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Stress in Psychology - Research Paper Example

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Cappell, C. Et al. (2001). The Quality of life in the Chicago Collar Counties: work, family, and well-being. Paper presented at the annual meetings of the Midwest Sociological Society, St. Louis: April 6, 2001. Retrieved from mss%20paper%20Analysis%20of%20Stress.pdf…
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Stress in Psychology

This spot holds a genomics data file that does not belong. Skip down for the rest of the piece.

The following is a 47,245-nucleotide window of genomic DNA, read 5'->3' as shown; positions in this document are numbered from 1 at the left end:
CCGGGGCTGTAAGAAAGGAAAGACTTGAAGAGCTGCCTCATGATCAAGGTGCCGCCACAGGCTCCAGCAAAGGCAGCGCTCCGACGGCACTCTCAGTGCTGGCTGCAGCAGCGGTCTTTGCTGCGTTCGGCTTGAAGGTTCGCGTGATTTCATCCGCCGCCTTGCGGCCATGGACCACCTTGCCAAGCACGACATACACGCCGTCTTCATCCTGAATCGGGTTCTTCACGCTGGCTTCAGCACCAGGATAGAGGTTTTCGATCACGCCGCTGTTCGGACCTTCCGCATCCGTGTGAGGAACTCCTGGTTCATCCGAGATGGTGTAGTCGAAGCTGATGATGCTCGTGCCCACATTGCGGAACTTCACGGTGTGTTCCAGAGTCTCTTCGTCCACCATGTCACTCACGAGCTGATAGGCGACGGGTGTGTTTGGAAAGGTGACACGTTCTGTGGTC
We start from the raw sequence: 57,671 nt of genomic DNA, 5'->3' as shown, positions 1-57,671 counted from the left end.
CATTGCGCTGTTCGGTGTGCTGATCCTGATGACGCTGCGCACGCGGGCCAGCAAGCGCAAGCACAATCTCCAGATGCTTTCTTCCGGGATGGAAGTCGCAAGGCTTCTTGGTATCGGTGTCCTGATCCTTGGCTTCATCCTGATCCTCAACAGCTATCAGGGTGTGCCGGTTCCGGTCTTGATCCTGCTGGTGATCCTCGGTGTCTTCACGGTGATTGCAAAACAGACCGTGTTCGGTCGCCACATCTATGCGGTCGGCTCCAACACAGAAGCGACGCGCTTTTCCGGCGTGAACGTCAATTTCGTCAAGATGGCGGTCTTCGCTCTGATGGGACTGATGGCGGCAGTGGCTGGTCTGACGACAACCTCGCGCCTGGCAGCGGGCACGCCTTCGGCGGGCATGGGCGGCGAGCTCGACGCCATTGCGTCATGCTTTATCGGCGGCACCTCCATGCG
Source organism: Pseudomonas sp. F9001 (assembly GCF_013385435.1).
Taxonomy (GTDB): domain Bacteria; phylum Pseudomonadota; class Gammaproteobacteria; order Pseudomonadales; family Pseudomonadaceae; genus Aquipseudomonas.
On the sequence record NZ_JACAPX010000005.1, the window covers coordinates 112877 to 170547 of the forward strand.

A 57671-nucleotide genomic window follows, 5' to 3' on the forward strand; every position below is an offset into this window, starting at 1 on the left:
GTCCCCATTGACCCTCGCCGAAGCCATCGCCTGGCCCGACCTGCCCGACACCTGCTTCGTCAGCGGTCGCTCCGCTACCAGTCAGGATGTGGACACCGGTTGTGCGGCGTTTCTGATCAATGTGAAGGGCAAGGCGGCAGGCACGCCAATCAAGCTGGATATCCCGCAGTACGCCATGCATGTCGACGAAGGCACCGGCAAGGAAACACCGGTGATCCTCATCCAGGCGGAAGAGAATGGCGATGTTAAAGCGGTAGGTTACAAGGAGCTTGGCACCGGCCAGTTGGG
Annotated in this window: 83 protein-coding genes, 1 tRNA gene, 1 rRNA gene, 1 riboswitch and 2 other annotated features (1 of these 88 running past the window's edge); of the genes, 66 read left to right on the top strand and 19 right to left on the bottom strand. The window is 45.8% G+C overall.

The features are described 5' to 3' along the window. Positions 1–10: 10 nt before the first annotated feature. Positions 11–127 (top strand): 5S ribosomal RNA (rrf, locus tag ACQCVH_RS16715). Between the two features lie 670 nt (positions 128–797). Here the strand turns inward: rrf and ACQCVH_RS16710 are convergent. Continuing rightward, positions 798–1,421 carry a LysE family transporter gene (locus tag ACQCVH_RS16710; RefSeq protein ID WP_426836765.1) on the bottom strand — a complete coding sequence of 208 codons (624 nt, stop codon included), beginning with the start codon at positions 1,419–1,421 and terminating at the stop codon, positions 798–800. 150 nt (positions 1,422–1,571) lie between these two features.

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Download file to see previous pages “Even as modern suburban living offers an environment conducive to family lifestyle: ample living space, good schools, and relative safety, the suburban lifestyle is accompanied by substantial amounts of stress” (Cappell, Et al, 2001). The study investigates levels of stress for over 500 residents living in suburbs of Chicago, by measuring various demographic factors, such as gender, age, age of children, employment, number of hours worked each week, amount of time spent caring for the home, amount of time spent caring for children and number of hours of sleep each night. Levels of stress are measured by the number of stress related symptoms survey respondents report, for each factor. Overall, married males with families, living in the suburbs, who work reasonable hours and contribute little to household chores experience lower levels of stress, according to Cappell, et al (2001). Brown, D. & James, G. (2000). Physiological stress responses in Filipino-American immigrant nurses: The effects of residence time, lifestyle and job strain. Psychosomatic Medicine, 62: 294-400. Retrieved from The study investigates blood pressure levels among immigrants to Hawaii, of Filipino origin. Blood pressure is assumed to be a predictor of physiological stress. Respondents in the study are nurses and nurse aids, who are Filipino immigrants. The use of blood pressure as a stress response shows a pattern that the authors believe cannot be accounted for, by physical demands of work. Results indicate that respondents who have lived and worked in the United States longer, have higher average blood pressures, than those who have been in the country a shorter period of time. “Women who resided in the United States longer had significantly smaller dips in their blood pressure during sleep” (Brown & James, 2000). Blood pressure normally dips during sleep. The assumption is that those with smaller dips in blood pressure are suffering from a higher level of stress. Respondents were also given questionnaires to measure their perceived lifestyle, compared to both Filipino and American lifestyle, using a scale. Respondents rated themselves as generally having a lower perceived American lifestyle. The implication for results of this research, is that acculturation brings about higher levels of physiological stress response. Steckel, R. (2005). Young adult mortality following severe physiological stress in childhood: Skeletal evidence. Economics and Human Biology, 3: 314-28. Retrieved from The author uses skeletal remains to suggest a link between childhood physiological stress and adult heath. The research conducted is an investigation of skeletal findings presented by groups of anthropologists. Steckel bases his research on previous studies that link childhood health to adult success and growth (stature) to adult wellness. Femur length is a proven method among anthropologists, for determining stature. “In a large collaborative study that investigated skeletal health over the past several thousand years, these included three indictors of health during childhood (stature, linear enamel defects, and skeletal signs of anemia)” (Steckel, 2005).. Stature is also included as an important ...Download file to see next pagesRead More
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